Mr Ogu, counsel representing a claimant, Emmanuel Ofoegbu, urged the court to direct Oxford to ensure that all dictionaries published by them, includes a caveat which states that:
“The dictionaries are made available as a reference tool only, and that anyone who relies on definition of words in their dictionary as an alternative to seeking independent legal or financial advice, does so at his own risk.”
Joined in the suit as first defendant is the University of Oxford, while Oxford University Press is sued as second defendant.
In the statement of claim, the claimant said that English is not his mother tongue, adding that the first defendant is reputed to be an authority in English language.
He argued that a great majority of people around the world rely on its definition of English words.
According to him, in 2005 and 2006, he purchased the Oxford Mini reference Dictionary, and the Oxford English Mini Dictionary respectively, published by the second defendant.
He said that in the dictionaries, the word “Mortgagee’’ is defined as the Borrower in a Mortgage transaction, while “Mortgagor’’ is defined as the Lender.
He said that he had relied on this definition and during one of his legal advice to a professional colleague he had boldly stated that a Mortgagee is a borrower, while a Mortgagor is a lender as extracted from the authority of the Oxford Dictionaries.
According to him, his professional colleagues then drew his attention to the correct position in many other dictionaries apart from Oxford, which defines the word Mortgagee to be the Lender and Mortgagor to be the borrower.
He said that he was thoroughly embarrassed and has since then suffered loss of professional esteem, as his colleagues had stopped asking for his opinion or advice on any legal issue.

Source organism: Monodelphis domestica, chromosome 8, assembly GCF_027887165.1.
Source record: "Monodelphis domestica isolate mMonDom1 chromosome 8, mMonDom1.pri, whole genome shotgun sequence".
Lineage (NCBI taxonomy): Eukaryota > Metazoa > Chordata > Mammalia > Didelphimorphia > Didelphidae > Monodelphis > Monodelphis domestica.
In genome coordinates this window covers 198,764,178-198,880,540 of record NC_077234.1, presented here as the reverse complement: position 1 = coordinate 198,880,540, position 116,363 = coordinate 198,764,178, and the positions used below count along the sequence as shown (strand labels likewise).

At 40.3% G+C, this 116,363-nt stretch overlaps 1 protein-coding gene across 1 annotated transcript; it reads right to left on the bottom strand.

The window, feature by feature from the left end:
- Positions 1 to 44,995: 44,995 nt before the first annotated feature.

The claimant said that on November 4, 2016, he instructed his lawyers to issue a notice to the defendants, of his intention to institute action to seek redress against them, for the wrong definition.
He said that on November 30, 2016, the defendants replied his letter signed by its legal Director, admitting the wrong definition complained of, but refused to accept any liability and added as follows:
“Our dictionaries are made available as a reference tool only; they are never held out by OUP as being an alternative to seeking independent legal or financial advice, and we cannot take responsibility for an individual’s decision to use them as such.”
The claimant therefore, argued that the loss of his professional esteem was occasioned by the defendant’s negligence and therefore, claimed the sum of N10 million in damages against the defendants.
The claimant also sought a court’s order, directing the defendants to ensure that all dictionaries published by them, have a caveat warning readers that they are only available as reference tools, and that anyone who relies on them as an alternative to seeking legal or financial advice, does so at his risk.
The new suit is labelled Temp/36433/2018, and no date has been fixed for hearing. (NAN)